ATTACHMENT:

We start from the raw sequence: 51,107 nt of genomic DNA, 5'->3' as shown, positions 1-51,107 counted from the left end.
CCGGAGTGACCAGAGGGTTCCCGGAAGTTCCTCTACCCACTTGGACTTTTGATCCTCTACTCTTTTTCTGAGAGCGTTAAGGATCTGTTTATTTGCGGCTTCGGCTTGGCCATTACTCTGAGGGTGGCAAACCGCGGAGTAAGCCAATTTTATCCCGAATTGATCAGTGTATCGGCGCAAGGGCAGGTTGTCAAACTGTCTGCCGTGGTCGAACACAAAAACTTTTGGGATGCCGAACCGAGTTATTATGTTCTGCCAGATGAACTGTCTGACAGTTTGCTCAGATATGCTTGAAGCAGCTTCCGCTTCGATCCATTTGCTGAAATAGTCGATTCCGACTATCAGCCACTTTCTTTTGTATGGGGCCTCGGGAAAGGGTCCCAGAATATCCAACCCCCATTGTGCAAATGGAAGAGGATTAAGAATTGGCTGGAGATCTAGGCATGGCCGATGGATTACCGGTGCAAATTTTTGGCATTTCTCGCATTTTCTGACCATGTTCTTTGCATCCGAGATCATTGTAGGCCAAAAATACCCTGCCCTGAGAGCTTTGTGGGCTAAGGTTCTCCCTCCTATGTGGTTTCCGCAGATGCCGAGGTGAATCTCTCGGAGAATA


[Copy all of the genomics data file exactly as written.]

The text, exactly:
We start from the raw sequence: 51,107 nt of genomic DNA, 5'->3' as shown, positions 1-51,107 counted from the left end.
CCGGAGTGACCAGAGGGTTCCCGGAAGTTCCTCTACCCACTTGGACTTTTGATCCTCTACTCTTTTTCTGAGAGCGTTAAGGATCTGTTTATTTGCGGCTTCGGCTTGGCCATTACTCTGAGGGTGGCAAACCGCGGAGTAAGCCAATTTTATCCCGAATTGATCAGTGTATCGGCGCAAGGGCAGGTTGTCAAACTGTCTGCCGTGGTCGAACACAAAAACTTTTGGGATGCCGAACCGAGTTATTATGTTCTGCCAGATGAACTGTCTGACAGTTTGCTCAGATATGCTTGAAGCAGCTTCCGCTTCGATCCATTTGCTGAAATAGTCGATTCCGACTATCAGCCACTTTCTTTTGTATGGGGCCTCGGGAAAGGGTCCCAGAATATCCAACCCCCATTGTGCAAATGGAAGAGGATTAAGAATTGGCTGGAGATCTAGGCATGGCCGATGGATTACCGGTGCAAATTTTTGGCATTTCTCGCATTTTCTGACCATGTTCTTTGCATCCGAGATCATTGTAGGCCAAAAATACCCTGCCCTGAGAGCTTTGTGGGCTAAGGTTCTCCCTCCTATGTGGTTTCCGCAGATGCCGAGGTGAATCTCTCGGAGAATA